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February 2005 Archives

February 5, 2005

See you in Amsterdam

Against my earlier plans, I'll spend next week's Monday and Tuesday at the GNSO's Amsterdam meeting on the ICANN strategic plan. I'll be speaking there on behalf of the ALAC. When I'm done preparing my remarks, the slides will be here.

February 10, 2005

Notes from Amsterdam

I spent Monday and Tuesday of this week in the basement of the Schiphol Sheraton, at the GNSO meeting that was renamed to the "Amsterdam Consultation on the ICANN Strategic Plan."

Notes here.

February 11, 2005

Hotspot insecurities: Credit card data at risk.

Mainstrem media talk about evil twins, the security monkey points to stories of hotspot billing systems being so widely open that users can easily reconfigure hotspots to free-of-charge mode. Hotspots are insecure, it seems.

But what does "insecure" or "secure" mean when you talk about a wireless hotspot?

Continue reading "Hotspot insecurities: Credit card data at risk." »

February 12, 2005

.local under Linux

This is extremely cool: nss-mdns 0.3 finally provides decent client-side support for mdns; for RPM-based distributions, a spec file is available.

In simple terms, this means that you (1) build a package from this, (2) add "mdns4" to the line in /etc/nsswitch.conf that starts with "hosts", and (3) enjoy the .local zone as if you were using a Macintosh.

(Major linux distributions have been shipping with mDNSResponder enabled for some time. That's the server side on the equation, and it made the linux box visible to nearby Macs. A usable client-side implementation was missing so far.)

February 18, 2005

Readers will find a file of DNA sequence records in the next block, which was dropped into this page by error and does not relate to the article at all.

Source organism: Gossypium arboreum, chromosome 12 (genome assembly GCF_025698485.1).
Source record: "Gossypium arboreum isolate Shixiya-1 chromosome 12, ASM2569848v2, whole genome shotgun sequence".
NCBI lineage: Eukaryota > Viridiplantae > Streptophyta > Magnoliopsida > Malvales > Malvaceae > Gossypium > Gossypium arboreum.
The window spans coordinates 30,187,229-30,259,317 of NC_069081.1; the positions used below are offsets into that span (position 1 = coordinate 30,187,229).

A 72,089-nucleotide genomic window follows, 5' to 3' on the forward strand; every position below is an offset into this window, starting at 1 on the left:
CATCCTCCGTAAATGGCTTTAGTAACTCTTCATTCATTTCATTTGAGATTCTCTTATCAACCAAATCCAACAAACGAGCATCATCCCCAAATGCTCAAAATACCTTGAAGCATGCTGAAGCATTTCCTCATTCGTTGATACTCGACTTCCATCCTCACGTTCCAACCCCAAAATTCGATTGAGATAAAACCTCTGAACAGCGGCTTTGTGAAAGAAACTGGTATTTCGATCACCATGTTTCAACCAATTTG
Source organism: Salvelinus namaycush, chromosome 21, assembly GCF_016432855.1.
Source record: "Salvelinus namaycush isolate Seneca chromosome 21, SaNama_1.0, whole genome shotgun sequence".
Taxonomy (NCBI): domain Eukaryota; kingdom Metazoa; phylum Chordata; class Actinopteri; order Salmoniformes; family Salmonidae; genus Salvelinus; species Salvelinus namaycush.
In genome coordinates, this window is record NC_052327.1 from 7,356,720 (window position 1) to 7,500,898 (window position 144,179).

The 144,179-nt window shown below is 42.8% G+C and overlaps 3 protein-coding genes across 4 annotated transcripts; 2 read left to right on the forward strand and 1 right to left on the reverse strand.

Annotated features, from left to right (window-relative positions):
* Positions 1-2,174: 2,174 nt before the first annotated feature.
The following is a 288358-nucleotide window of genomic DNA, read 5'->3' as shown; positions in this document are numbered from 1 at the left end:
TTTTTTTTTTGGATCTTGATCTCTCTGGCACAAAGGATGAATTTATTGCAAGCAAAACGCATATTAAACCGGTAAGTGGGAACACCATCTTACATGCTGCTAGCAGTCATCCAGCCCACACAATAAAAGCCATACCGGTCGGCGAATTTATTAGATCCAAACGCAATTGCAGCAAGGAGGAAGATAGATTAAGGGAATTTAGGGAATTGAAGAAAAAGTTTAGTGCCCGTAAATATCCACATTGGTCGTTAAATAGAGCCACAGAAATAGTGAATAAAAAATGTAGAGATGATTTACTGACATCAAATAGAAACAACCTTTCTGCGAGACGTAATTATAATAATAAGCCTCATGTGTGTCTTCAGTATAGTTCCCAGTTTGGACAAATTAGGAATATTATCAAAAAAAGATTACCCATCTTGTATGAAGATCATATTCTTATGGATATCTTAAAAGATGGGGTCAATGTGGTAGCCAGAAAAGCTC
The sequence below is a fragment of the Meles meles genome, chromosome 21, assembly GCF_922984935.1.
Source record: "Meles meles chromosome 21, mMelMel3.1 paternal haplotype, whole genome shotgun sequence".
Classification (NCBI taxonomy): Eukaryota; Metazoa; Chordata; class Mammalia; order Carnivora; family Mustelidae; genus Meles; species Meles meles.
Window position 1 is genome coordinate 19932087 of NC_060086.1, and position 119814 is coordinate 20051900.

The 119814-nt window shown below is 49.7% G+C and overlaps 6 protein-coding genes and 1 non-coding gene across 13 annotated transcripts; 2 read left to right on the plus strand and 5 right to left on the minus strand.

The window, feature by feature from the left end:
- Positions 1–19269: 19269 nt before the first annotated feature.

Policy isn't made by wishful thinking

Bret Fausett points out that the registrar accreditation agreement is under review, and that ICANN expects to put out a new one in June. It will be interesting to see how the GNSO Council is going to interact with this process.

This is also a good occasion to recall the relationship between policy and contract in the ICANN environment. For purposes of illustration, let's look at Marilyn Cade's public comment on .net and WHOIS. In this comment, Marilyn skillfully conflates current contractual practice (thick registries regularly have a WHOIS that makes far too much information available, and the important thick registry WHOIS services all look similar), diffuse notions of policy, and the very specific concept of a consensus policy (as defined in the relevant contracts). From this concept stew, she derives that any bidder for .net that promises less than a thick registry with all the WHOIS information you could imagine, on ports 80 and 43, is violating applicable policy, and hence not eligible for the future operation of .net.

Marilyn's conclusion is amazing, for several reasons. On the one hand, there simply is no consensus policy that would demand that a thick registry provide a "full" set of WHOIS information. Close inspection of the existing registry contracts will, indeed, show that there are quite a few variations already.

On the other hand, those bidders that the comment attacks propose different variants of thick (or mostly thick) registries. Each of these models would make more information visible on the registry level than what is available from the current thin registry. And each of these models would leave the registrar-level WHOIS services intact.

Finally, there is certainly no explicit policy at all that would mandate gTLD registries to be thick. There was nothing in the GNSO criteria for .net that would envision a mandatory thick registry, and the .net RFP clearly envisions thin registry proposals. This despite the fact that all newly added gTLD registries have been thick - or have been changed into thick registries during contract negotiations, as has been the case for .name. That TLD was originally proposed to run on a thin registry.

I wonder when we are going to see an ICANN community that stops playing around with smoke and mirrors, and starts engaging in rational discourse. After all, we need an ICANN that works, not one that pretends to work.

About February 2005

This page contains all entries posted to No Such Weblog in February 2005. They are listed from oldest to newest.

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March 2005 is the next archive.

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